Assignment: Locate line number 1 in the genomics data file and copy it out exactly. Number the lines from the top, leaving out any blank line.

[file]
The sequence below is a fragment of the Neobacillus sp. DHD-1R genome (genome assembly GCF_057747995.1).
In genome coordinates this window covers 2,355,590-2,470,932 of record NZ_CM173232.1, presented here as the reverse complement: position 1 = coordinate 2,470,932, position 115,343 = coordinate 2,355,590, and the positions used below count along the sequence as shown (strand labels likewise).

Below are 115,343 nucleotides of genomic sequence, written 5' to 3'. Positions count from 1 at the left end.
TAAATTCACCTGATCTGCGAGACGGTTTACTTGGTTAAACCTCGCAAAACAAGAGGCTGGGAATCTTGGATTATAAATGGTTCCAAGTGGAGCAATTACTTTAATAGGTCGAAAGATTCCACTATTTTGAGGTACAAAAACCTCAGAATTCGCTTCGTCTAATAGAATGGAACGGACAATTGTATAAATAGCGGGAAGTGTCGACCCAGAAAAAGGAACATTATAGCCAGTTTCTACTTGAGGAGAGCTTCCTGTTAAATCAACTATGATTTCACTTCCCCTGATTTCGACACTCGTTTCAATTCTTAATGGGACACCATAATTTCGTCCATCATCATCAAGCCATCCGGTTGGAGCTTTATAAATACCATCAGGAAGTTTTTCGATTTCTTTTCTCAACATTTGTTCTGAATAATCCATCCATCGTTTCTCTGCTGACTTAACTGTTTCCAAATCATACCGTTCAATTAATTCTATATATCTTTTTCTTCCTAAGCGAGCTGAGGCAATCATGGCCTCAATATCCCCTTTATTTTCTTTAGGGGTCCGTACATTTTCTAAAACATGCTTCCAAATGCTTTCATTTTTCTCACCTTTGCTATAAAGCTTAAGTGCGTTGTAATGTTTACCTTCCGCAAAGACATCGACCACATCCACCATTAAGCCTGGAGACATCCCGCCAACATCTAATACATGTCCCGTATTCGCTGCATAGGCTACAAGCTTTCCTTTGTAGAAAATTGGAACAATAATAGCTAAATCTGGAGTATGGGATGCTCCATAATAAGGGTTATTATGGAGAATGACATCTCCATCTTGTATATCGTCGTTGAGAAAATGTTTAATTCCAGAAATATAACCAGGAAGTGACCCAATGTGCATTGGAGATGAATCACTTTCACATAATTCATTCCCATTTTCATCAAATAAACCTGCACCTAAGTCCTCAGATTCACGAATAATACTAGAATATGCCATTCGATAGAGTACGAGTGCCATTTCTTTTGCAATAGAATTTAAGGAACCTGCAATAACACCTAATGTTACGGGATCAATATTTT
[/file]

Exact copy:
The sequence below is a fragment of the Neobacillus sp. DHD-1R genome (genome assembly GCF_057747995.1).